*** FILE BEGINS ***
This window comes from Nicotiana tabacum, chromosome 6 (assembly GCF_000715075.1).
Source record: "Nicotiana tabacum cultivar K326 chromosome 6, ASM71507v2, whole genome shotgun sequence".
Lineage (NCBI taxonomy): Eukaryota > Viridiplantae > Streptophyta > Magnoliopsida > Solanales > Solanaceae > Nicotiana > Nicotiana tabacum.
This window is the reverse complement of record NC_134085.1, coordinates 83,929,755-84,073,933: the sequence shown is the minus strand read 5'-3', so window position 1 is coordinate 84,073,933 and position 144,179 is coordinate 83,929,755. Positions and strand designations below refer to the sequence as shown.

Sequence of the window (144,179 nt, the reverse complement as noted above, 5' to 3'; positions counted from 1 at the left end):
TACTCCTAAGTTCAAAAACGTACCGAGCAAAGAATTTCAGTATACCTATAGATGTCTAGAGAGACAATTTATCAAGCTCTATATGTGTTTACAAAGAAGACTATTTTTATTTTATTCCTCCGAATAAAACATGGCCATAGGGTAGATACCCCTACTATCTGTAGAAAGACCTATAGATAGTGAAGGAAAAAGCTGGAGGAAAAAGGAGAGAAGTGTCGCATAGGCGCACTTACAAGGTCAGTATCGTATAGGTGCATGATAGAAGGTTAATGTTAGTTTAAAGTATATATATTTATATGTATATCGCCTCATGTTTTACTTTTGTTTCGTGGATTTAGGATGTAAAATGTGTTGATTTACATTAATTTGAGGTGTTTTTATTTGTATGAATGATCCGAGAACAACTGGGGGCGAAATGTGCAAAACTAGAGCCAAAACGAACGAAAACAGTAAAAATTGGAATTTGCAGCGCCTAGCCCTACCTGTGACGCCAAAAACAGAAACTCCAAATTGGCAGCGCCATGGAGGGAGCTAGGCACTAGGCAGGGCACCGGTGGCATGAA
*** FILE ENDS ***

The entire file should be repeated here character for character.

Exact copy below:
This window comes from Nicotiana tabacum, chromosome 6 (assembly GCF_000715075.1).
Source record: "Nicotiana tabacum cultivar K326 chromosome 6, ASM71507v2, whole genome shotgun sequence".
Lineage (NCBI taxonomy): Eukaryota > Viridiplantae > Streptophyta > Magnoliopsida > Solanales > Solanaceae > Nicotiana > Nicotiana tabacum.
This window is the reverse complement of record NC_134085.1, coordinates 83,929,755-84,073,933: the sequence shown is the minus strand read 5'-3', so window position 1 is coordinate 84,073,933 and position 144,179 is coordinate 83,929,755. Positions and strand designations below refer to the sequence as shown.

Sequence of the window (144,179 nt, the reverse complement as noted above, 5' to 3'; positions counted from 1 at the left end):
TACTCCTAAGTTCAAAAACGTACCGAGCAAAGAATTTCAGTATACCTATAGATGTCTAGAGAGACAATTTATCAAGCTCTATATGTGTTTACAAAGAAGACTATTTTTATTTTATTCCTCCGAATAAAACATGGCCATAGGGTAGATACCCCTACTATCTGTAGAAAGACCTATAGATAGTGAAGGAAAAAGCTGGAGGAAAAAGGAGAGAAGTGTCGCATAGGCGCACTTACAAGGTCAGTATCGTATAGGTGCATGATAGAAGGTTAATGTTAGTTTAAAGTATATATATTTATATGTATATCGCCTCATGTTTTACTTTTGTTTCGTGGATTTAGGATGTAAAATGTGTTGATTTACATTAATTTGAGGTGTTTTTATTTGTATGAATGATCCGAGAACAACTGGGGGCGAAATGTGCAAAACTAGAGCCAAAACGAACGAAAACAGTAAAAATTGGAATTTGCAGCGCCTAGCCCTACCTGTGACGCCAAAAACAGAAACTCCAAATTGGCAGCGCCATGGAGGGAGCTAGGCACTAGGCAGGGCACCGGTGGCATGAA